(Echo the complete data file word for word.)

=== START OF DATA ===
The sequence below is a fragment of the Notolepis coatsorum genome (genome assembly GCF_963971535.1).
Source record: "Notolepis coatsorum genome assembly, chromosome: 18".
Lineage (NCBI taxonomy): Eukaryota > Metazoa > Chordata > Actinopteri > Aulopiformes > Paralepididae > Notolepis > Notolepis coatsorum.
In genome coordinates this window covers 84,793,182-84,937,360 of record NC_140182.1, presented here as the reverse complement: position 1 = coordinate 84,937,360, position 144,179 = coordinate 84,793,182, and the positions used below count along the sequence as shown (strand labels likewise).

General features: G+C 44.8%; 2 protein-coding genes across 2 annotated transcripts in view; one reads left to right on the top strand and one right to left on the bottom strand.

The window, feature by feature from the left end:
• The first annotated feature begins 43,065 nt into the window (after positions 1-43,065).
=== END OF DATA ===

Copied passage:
The sequence below is a fragment of the Notolepis coatsorum genome (genome assembly GCF_963971535.1).
Source record: "Notolepis coatsorum genome assembly, chromosome: 18".
Lineage (NCBI taxonomy): Eukaryota > Metazoa > Chordata > Actinopteri > Aulopiformes > Paralepididae > Notolepis > Notolepis coatsorum.
In genome coordinates this window covers 84,793,182-84,937,360 of record NC_140182.1, presented here as the reverse complement: position 1 = coordinate 84,937,360, position 144,179 = coordinate 84,793,182, and the positions used below count along the sequence as shown (strand labels likewise).

General features: G+C 44.8%; 2 protein-coding genes across 2 annotated transcripts in view; one reads left to right on the top strand and one right to left on the bottom strand.

The window, feature by feature from the left end:
• The first annotated feature begins 43,065 nt into the window (after positions 1-43,065).